( published in my Column ‘ So Ordinary’ in the Tribune on 3/2/2018) 



Characteristically dry, somewhat condescending humour is an essential ingredient of any verbal exchange in this part of the country. So ask a passerby, “ Yeh sadak kit jaugi.” ( Where will this road go?) and his likely answer would be, “ Sadak toh yahin rahugi, Jayega toh tu.” ( The road will stay here, you are the one to go). If you are nearly run over by a vehicle its not Haryana if the driver doesn’t roll down his window and shout, “Marega ke?” ( Want to die? ). Seemingly rude and harsh, the language still conveys a wide range of emotions in minimal words. For instance a “ Yo ke?” ( what’s this?) can express surprise, anger, exasperation, resignation or concern depending on the tone and tenor of the speaker.

I learnt the importance of tone and tenor as an eager third year medical student attending my first clinical class. Our teacher, a very sophisticated Delhiite with an army background was explaining the importance of speaking in the patient’s native tongue. Checking for sensory loss, she touched the patient’s back with a tiny cotton wisp and asked, “ Tau, bera paate ki nahin paate” (uncle, can you feel it or not). The old man kept silent but his agitation grew with each passing moment. As the doctor patiently continued the examination repeating her question in a highly accented, singsong voice, the impatient patient, looked at us students and blurted, “ Man ne nahin bera yeh madam kay keh rahi hai!” ( I don’t understand what this madam is saying). This, basically is the essence of our language. It’s not what you say but how you say it which matters. Take out the surly tone, the undue stress on soft consonants and its not Haryanvi any more. Sans the swag it is nothing.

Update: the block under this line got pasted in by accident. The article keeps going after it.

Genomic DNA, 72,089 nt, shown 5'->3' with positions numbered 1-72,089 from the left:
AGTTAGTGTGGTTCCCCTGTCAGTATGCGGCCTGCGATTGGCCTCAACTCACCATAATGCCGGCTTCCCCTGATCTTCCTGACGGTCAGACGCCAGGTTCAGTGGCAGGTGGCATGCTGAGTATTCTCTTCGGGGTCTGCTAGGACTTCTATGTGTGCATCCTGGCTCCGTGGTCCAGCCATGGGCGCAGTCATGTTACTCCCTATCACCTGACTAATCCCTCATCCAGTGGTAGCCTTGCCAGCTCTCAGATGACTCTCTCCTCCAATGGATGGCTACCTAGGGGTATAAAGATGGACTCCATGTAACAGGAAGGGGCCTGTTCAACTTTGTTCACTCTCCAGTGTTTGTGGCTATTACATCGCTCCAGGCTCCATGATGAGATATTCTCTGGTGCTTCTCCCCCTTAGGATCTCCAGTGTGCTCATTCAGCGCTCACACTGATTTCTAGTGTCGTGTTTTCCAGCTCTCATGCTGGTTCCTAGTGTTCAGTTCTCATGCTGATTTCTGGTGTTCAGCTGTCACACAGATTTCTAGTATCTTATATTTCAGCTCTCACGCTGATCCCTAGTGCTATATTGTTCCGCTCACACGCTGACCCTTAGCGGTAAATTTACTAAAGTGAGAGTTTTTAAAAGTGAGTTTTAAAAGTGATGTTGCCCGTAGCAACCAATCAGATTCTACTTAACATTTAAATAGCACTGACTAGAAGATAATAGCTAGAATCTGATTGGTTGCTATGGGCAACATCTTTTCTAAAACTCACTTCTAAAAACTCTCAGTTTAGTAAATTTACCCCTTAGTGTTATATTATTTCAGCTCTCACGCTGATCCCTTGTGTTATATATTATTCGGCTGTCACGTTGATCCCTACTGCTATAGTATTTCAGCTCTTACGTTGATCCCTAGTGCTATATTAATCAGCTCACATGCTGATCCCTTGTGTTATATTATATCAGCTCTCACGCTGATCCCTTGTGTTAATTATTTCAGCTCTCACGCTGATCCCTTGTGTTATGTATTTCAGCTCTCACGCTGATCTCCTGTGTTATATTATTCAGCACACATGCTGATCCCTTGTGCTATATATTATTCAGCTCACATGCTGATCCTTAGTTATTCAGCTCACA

Nevertheless, I have slowly discovered a treasure trove of folk wisdom and philosophy in the local parlance. My all time favourite is this rustic gem that an old patient said about friends, “ Zindagi ne badhiya banane khatir do unche, do sucche or do lucche dost chhahiye.” ( for a happy life you need two well placed, two enlightened and two unruly friends ). My unmarried, professionally driven friend who was pursuing super specialisation was at the receiving end of another astute observation. Hinting at the short shelf life of overqualified young men a chemist had said, “ Jo dava ghani mehangi hove, susri ki expiry date bhi nu aa jave, marha dhyan rakh lio .” ( Pay some heed, expensive medicines have short expiration periods ). Seems the message hit home for he got engaged within a month!

Haryanvi is a rough language, there are no two ways about it. To the untrained ear a normal conversation may sound like an argument. But that is not always the case. Once I asked my driver what was the need to admonish an already shaken boy who had accidentally stepped in front of our car while chasing a kite. And he said, “ Tadna jaroori hai ji, khud toh marega, mabaap rotekalapte raivenge.” ( Scolding is imperative, he will get killed and leave behind grieving parents). So while the words maybe brash and insensitive, the concern is endearingly real.

Happily, the roughness and toughness doesn’t end at the tongue but is reflected in the entire persona of the natives. So besides toiling to grow food for the country Haryana has given India courageous army personnel and medal winning sportspersons. That’s not to say that it’s inhabitants can’t be sophisticated and stylish. The poise and eloquence of the recently crowned Ms World is a case in point.